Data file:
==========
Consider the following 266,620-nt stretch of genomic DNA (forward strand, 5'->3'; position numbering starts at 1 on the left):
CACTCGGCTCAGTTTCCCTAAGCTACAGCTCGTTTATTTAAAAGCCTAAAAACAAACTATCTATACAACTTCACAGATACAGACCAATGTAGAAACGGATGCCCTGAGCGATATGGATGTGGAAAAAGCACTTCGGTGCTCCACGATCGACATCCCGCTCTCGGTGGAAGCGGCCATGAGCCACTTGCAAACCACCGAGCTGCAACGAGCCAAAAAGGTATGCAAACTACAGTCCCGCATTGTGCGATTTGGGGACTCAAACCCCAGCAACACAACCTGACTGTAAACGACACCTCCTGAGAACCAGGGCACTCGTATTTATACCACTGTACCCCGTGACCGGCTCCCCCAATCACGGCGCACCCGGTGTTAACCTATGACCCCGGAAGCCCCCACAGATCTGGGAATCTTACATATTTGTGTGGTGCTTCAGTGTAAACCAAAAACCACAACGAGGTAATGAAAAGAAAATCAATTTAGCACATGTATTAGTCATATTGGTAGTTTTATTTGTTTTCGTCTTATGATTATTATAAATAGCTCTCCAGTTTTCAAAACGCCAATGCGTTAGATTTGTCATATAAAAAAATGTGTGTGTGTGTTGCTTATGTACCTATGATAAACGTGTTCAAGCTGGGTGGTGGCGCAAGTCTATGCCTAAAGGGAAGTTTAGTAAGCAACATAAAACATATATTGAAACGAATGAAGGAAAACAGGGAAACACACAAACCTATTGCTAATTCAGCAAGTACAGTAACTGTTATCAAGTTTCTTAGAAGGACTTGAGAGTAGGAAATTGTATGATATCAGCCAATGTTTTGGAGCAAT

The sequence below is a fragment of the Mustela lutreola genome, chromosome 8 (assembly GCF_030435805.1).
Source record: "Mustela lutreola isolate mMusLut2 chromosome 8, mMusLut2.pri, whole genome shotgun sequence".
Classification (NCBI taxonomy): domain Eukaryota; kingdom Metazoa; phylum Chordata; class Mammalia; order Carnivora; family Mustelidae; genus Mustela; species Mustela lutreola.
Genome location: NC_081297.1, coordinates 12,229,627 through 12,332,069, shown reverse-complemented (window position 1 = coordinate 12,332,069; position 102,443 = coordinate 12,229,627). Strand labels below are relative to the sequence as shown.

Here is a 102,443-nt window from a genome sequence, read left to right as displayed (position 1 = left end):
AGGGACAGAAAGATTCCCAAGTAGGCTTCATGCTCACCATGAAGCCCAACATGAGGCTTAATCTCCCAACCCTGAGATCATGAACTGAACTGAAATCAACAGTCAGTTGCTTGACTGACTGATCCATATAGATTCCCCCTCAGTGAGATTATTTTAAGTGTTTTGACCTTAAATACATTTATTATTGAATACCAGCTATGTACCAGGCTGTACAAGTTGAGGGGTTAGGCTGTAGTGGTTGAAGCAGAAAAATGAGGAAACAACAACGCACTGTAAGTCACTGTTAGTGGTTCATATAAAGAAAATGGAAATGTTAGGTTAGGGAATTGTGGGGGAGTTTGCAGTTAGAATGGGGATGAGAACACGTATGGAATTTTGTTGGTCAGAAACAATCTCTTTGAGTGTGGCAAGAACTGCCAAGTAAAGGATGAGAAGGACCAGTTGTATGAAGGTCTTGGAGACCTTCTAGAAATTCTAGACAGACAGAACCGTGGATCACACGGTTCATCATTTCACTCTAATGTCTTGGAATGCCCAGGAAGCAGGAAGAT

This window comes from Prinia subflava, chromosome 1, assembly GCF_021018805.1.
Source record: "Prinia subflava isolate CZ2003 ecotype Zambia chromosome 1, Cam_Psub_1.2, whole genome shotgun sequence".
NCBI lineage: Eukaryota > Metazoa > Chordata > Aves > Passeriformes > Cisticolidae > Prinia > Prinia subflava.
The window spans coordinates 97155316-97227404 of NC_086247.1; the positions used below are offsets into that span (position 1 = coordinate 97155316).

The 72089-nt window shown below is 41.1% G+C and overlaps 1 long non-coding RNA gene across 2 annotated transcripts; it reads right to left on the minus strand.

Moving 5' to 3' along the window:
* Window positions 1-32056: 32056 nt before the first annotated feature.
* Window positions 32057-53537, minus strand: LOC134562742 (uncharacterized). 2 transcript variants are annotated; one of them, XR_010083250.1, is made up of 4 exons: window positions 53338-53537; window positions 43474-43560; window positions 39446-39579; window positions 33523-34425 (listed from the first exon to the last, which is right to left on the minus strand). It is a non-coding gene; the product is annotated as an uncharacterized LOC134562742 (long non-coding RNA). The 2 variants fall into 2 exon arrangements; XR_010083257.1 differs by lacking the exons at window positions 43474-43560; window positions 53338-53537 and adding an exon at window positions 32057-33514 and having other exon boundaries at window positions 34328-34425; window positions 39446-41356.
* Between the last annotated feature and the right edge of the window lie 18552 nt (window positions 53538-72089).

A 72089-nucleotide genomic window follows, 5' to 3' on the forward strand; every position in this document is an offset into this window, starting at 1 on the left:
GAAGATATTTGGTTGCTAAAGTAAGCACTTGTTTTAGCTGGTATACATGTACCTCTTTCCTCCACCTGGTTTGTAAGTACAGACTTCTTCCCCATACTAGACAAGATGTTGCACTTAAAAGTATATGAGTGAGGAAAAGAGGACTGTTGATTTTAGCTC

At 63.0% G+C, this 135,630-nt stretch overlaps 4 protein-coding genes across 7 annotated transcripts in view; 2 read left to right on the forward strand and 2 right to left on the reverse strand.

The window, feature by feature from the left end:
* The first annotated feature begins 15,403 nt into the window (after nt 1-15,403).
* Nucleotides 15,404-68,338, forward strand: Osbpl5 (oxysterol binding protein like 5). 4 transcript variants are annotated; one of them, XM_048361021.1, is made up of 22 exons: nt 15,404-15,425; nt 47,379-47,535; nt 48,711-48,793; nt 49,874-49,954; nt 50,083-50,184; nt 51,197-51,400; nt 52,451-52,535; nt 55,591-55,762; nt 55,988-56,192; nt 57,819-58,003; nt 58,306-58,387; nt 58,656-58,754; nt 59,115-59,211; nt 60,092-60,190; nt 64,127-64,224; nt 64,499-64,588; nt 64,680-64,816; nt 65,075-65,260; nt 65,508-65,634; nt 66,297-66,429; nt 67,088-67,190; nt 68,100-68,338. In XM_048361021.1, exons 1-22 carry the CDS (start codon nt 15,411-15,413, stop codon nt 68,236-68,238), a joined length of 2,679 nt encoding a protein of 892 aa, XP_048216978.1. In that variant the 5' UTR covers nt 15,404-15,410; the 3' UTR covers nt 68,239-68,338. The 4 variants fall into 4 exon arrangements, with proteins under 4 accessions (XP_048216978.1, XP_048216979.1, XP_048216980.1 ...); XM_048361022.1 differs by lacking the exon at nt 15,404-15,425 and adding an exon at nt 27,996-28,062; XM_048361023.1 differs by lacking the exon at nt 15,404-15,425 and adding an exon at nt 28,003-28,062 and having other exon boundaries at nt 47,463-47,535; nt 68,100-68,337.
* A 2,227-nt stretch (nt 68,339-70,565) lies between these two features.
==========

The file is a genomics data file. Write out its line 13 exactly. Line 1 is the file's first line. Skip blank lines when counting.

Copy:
The 72089-nt window shown below is 41.1% G+C and overlaps 1 long non-coding RNA gene across 2 annotated transcripts; it reads right to left on the minus strand.